BENEFITS TRENDS FOR 2022
Job flexibility, long-term and short-term financial guidance are in the cards
By Thomas A. McCoy, CLU
The seismic changes to the workplace that began with the pandemic two years ago have rewritten the relationship between employers and employees. The tight labor market has given business owners more reason to pay attention when workers express an interest in certain employee benefits offerings or work arrangements.
Benefits experts have identified three key areas of growing employee interest. They are job flexibility, help with retirement spending decisions, and financial wellness services. In each case, there is evidence that employers are taking these interests seriously.
According to a Mercer survey of employers and employees conducted last August, job flexibility ranks second only to higher pay as the reason why a worker would consider leaving or joining a company. Job flexibility could take many forms, but the pandemic has concentrated most of the attention on remote work arrangements.
Guardian Life’s 2021 Workplace Benefits Study found that employees wishing to work “fully remote” jumped from 4% pre-pandemic to 19% last year; those preferring a hybrid arrangement of at-home and on-site work jumped from 15% to 37%.
Mercer research shows that employers are paying attention: 70% of them say they will offer more flexible work arrangements, mostly (84%) through remote work options.
Business owners are open to the idea of more flexible work arrangements, because their strategic focus has shifted dramatically since the early months of the pandemic. When Guardian surveyed employers for its 2021 study, it found that they were primarily focused on two key objectives: retaining customers and business growth (62%) and implementing safety measures (45%). Only 8% of employers listed “retaining employees” as a top concern.
“Today, it’s all about recruiting and retaining employees,” said Jennifer Schoenig, Guardian’s vice president, Enterprise Shared Services, at a recent Guardian webinar.
“It’s not enough just to offer the remote work option. It has to be
managed in a way that keeps the remote worker engaged.”
Vice President, Enterprise Shared Services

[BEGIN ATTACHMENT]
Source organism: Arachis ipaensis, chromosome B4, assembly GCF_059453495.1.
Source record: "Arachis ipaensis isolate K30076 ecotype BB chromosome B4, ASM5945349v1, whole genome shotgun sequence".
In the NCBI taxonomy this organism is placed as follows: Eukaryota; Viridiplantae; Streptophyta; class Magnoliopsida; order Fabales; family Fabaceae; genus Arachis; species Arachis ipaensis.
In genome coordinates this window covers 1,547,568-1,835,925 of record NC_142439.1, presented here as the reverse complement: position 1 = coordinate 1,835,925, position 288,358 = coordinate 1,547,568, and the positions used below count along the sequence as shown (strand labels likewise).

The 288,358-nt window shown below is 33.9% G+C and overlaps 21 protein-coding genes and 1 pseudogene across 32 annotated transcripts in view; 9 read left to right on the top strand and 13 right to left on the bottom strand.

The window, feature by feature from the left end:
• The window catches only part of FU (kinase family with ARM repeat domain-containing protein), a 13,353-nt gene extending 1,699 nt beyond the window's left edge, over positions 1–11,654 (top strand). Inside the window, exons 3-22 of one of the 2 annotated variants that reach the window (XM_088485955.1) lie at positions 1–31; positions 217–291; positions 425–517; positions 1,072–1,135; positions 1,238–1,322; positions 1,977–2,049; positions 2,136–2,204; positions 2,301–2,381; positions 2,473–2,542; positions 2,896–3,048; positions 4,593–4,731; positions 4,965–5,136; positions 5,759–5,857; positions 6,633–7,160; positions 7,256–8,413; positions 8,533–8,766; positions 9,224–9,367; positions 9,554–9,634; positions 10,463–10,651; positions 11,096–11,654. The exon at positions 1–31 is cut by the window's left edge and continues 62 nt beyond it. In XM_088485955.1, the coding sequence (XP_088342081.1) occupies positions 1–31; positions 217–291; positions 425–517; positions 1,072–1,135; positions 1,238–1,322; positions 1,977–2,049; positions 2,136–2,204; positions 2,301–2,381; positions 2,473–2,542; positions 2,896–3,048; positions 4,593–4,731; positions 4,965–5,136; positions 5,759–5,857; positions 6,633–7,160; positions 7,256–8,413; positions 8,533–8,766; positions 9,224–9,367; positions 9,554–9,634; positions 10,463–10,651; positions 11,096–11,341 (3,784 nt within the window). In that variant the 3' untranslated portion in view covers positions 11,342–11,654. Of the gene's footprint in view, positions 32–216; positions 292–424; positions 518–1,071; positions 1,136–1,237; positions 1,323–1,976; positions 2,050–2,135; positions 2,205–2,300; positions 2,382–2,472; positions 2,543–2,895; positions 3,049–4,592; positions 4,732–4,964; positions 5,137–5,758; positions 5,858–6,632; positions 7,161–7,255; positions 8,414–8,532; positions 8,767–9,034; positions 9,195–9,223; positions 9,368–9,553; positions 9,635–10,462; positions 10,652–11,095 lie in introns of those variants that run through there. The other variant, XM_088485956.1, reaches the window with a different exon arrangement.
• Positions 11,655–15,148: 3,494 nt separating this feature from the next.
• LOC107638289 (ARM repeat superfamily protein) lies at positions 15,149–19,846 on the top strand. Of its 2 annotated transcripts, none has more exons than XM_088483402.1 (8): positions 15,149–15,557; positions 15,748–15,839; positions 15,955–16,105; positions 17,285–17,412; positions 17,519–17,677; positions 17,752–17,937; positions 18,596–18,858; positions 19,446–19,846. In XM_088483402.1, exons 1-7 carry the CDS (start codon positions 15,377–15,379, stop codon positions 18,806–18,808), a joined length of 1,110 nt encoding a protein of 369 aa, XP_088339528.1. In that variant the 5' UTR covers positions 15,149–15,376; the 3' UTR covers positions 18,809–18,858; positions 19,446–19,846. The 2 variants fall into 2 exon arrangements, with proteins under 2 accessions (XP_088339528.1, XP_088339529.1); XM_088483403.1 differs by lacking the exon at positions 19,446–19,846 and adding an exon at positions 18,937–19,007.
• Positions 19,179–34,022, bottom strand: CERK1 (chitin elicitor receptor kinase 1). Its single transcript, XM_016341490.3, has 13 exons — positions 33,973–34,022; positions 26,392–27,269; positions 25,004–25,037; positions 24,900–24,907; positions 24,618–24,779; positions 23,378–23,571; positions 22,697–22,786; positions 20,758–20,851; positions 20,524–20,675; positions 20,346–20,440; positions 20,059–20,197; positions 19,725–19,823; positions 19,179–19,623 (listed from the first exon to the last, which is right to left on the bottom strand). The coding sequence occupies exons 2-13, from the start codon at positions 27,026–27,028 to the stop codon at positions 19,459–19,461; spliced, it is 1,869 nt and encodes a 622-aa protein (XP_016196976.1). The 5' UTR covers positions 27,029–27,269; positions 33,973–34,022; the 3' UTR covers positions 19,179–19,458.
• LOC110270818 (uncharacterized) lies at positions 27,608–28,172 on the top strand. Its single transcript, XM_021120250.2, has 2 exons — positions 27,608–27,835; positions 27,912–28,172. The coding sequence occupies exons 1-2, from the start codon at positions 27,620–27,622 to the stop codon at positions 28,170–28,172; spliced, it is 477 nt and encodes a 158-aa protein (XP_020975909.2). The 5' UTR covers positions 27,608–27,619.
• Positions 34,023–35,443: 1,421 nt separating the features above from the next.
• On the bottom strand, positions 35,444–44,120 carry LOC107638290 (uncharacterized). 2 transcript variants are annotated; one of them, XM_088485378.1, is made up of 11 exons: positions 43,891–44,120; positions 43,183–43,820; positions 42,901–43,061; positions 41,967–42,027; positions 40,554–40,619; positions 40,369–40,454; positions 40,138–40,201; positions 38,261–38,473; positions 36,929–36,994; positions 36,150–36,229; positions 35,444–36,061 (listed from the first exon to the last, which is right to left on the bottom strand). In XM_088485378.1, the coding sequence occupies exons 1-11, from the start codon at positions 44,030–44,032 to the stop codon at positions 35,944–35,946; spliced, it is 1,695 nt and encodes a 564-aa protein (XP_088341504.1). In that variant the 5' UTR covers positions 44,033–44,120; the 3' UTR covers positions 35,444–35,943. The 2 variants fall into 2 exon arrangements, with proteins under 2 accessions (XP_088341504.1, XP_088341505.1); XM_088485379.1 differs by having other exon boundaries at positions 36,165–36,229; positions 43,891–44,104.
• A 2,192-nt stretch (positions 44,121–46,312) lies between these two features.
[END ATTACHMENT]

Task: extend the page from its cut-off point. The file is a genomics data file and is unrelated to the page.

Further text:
She believes flexible work arrangements are here to stay. The “great experiment” of working from home during the pandemic has given employees a taste of new possibilities, she said. “Work and life intermingled more than they did before. We’ve become accustomed to new behaviors. If you don’t have to commute, you may be able to walk away from work responsibilities at 5:00 or 5:30 and take your child to their soccer game.”
At the same time, Schoenig pointed out, employees gain certain advantages by working on site. “They are able to grow their networks faster and make personal connections. They don’t have to be as intentional about scheduling meetings; they can have a quick conversation in the hallway.
“It’s not enough just to offer the remote work option,” she continued. “It has to be managed in a way that keeps the remote worker engaged.” She provided a few tips to help in-office managers do this.
“Share assignments equally between workers who are remote and those in the office. Don’t just give the assignments with the most visibility to someone who’s sitting right outside your office.”
She also suggested using the video feature on meeting calls involving both remote workers and those in the office and avoiding side conversations among the in-office employees. Moderators on such calls should also make it a point to call on the remote workers early in the meeting, she said.
The way an office schedule is set up can encourage collaboration when remote workers come into the office, she said. For example, an employer can arrange certain days as “core days,” such as Tuesday through Thursday, when some-thing special might be provided such as a free lunch or breakfast or a “wellness day.”
The next area where workers are looking to their employers for help involves their defined contribution (DC) retirement plans. Benefit planners, who for years have coached workers through the savings side of their DC retirement planning, are being asked to help with the spending side of such planning.
Katie Hockenmaier, senior investment consultant for Mercer, told a recent Mercer webinar audience, “Helping plan participants make wise decisions about how they will handle their retirement funds once they do retire is going to be a big focus in the year ahead.